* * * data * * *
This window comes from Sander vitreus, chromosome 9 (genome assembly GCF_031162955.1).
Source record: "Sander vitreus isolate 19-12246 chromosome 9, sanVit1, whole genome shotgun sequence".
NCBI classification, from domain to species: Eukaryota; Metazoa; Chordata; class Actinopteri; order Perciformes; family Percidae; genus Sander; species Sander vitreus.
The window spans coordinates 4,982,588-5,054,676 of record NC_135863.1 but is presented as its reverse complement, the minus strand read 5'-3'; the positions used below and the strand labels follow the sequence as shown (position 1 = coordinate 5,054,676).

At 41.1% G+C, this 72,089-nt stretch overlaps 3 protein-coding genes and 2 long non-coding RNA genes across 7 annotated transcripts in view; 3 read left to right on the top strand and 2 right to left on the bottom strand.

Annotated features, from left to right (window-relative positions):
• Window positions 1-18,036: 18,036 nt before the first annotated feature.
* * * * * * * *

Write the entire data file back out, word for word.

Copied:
This window comes from Sander vitreus, chromosome 9 (genome assembly GCF_031162955.1).
Source record: "Sander vitreus isolate 19-12246 chromosome 9, sanVit1, whole genome shotgun sequence".
NCBI classification, from domain to species: Eukaryota; Metazoa; Chordata; class Actinopteri; order Perciformes; family Percidae; genus Sander; species Sander vitreus.
The window spans coordinates 4,982,588-5,054,676 of record NC_135863.1 but is presented as its reverse complement, the minus strand read 5'-3'; the positions used below and the strand labels follow the sequence as shown (position 1 = coordinate 5,054,676).

At 41.1% G+C, this 72,089-nt stretch overlaps 3 protein-coding genes and 2 long non-coding RNA genes across 7 annotated transcripts in view; 3 read left to right on the top strand and 2 right to left on the bottom strand.

Annotated features, from left to right (window-relative positions):
• Window positions 1-18,036: 18,036 nt before the first annotated feature.